To the extent the current default-provisions fail have not been ‘updated’ so as to track changing social norms and expectations, they should be criticized and reformed. I suspect, though, that because there exist a number of widely-divergent conceptions of the nature of marriage out there in society, it would be a mistake for the law to simply move from presupposing a ‘patriarchal’ marriage to presupposing an ‘equalitarian one.’ Instead, I think the law ought to recognize several different ‘marriage types’ (something that one may be seeing with the emergence of so-called covenant marriages): So that, forexample, when a couple goes down to the courthouse to get a marriage license, they would not have to get the one-stardard type (and then modify that by contract) but instead could choose among patriarchal, equalitarian, or even matriarchal forms.

        • Araglin April 23, 2009 at 7:14 pm #

          Incidentally, I think Spencer made a similar proposal somewhere about how (under his scheme) it would be possible for matriarchal, ‘reverse coverture’ type marriages to existing alongside more traditional ones…

        • Robert Paul April 23, 2009 at 7:49 pm #

          I’ve wondered if it would be better for courts to “force” the parties to provide a full contract, rather than providing a default, by refusing to agree to enforce any incomplete contract. Even if this is dealt with simply, with a court having popular sample contracts readily available for the parties to copy, I think this would be an improvement. The sample contracts could even just refer to some law or final arbiter to make them “complete”.

  11. Ray Mangum April 23, 2009 at 1:51 am #

    I’d have to agree with Kieth that for the most part feminists have not been on the side of sex-workers. They simply cannot believe that any woman could willingly participate in prostitution, pornography, stripping, etc. without being brainwashed or manipulated by men. (That sometimes women are manipulated, to say nothing of forced, complicates the issue. People are manipulated and forced to do all types of things that would be perfectly respectable if they were voluntary.)

    Probably the most interesting and evenhanded essay on porn I have read by a feminist is Laura Kipnis’ “(Male) Desire and (Female) Disgust: Reading Hustler”, which gets into complicated issues of class, politics, and even aesthetics behind the culture of porn, and feminist reaction to it. I don’t buy all of it, but I will say Kipnis writes uncommonly well for being a pseudo-Marxoid Critical Theory-type.

    In my own conversations with feminists, I usually find that what seems to count for equality is better representation in institutions that as an anarchist I would just as soon abolish. Doesn’t bode well for “saving the marriage”. (And yes, I know there are “anarcha-feminists” out there, I’ve just never met one.)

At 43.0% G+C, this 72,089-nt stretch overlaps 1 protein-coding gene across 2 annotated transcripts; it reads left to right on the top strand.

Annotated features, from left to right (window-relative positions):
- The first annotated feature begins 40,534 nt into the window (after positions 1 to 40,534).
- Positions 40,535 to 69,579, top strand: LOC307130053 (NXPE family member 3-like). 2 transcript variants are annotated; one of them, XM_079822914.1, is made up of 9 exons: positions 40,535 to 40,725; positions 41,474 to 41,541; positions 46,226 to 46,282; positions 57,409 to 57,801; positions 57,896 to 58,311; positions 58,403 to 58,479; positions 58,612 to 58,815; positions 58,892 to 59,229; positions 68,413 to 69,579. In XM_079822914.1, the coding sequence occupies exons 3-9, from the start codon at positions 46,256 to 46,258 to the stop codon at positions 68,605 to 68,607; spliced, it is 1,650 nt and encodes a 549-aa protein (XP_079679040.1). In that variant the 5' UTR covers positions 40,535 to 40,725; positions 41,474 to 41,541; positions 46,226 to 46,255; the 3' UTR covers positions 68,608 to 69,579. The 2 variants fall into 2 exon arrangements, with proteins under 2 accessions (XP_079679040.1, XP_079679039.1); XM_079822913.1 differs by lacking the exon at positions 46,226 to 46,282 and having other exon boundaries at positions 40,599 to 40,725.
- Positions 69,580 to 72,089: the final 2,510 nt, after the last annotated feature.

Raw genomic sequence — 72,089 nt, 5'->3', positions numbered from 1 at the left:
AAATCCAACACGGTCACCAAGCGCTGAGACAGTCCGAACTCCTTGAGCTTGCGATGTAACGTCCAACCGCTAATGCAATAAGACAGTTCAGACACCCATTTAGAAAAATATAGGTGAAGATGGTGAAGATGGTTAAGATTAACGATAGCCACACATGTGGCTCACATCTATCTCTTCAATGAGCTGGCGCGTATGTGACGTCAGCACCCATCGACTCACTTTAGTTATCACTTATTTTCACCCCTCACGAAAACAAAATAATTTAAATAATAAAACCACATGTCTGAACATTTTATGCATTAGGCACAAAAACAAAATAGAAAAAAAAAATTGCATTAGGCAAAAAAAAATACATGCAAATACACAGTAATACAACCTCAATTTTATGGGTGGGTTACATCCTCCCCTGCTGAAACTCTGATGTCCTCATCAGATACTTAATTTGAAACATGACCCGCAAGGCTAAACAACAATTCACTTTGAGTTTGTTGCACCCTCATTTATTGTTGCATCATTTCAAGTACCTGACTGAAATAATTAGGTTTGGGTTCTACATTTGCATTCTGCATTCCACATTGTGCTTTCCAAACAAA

12. Keith Preston April 23, 2009 at 8:21 am #

    In my own conversations with feminists, I have found that many of them have attitudes towards sex workers that very much resemble attitudes towards blacks that I have encountered in my conversations with racists, or attitudes towards homosexuals I’ve encountered from members of the religious right.

    The most contemporary feminist scholarship tends to argue less that socio-economic inequality is rooted in “unequal pay for equal work” as much as in “occupation-segregation by gender” meaning that women are more likely to be in occupations that are less rewarding economically. Problem is this is just as true in the Scandanavian countries where feminist ideology is prevalent and influential as it is in the industrialized countries with more traditional views on gender
    like Japan.

    The occasional Wendy McElroy or Camille Paglia aside, I’ve generally found that feminists are hard-core statists, as much as any faction of the Left, perhaps paralleled only by environmentalists.

    • Roderick April 23, 2009 at 12:00 pm #

      Well, many radical feminists — even those who support anti-pornography and anti-prostitution laws (which, btw, is not all radical feminists) — are deeply suspicious of the state. The problem is they’re deeply suspicious of the market too. When one thinks both state-based outcomes and market-based outcomes are likely to be horrific, one is left with a choice of poisons.

      Anyway: just as libertarians complain that most feminists seem to be anti-libertarian, feminists complain that most libertarians seem to be anti-feminist. And, well, they’re both right — and so each side tends to reinforce the otehr’s prejudices. So what’s the solution? My suggestion is to become a libertarian who’s not anti-feminist, and/or a feminist who’s not anti-libertarian. Every time someone does that, that’s one more step toward critical mass.

      Ditto for environmentalism.

    • Ray Mangum April 23, 2009 at 4:39 pm #

      Or perhaps a comparison can be made of the attitudes of anti-prostitution feminists toward sex-workers with that of anti-warriors toward soldiers. Being for the troops but against the war makes sense if the troops are conscripts, but if they are volunteers one has to be against them as well, since they make the whole ugly spectacle possible and make our side look bad in the process. One may pity them, at best.


  1. Attack the System » Blog Archive » Updated News Digest April 26, 2009 - April 25, 2009

    […] A Match Made in Hell by Roderick Long […]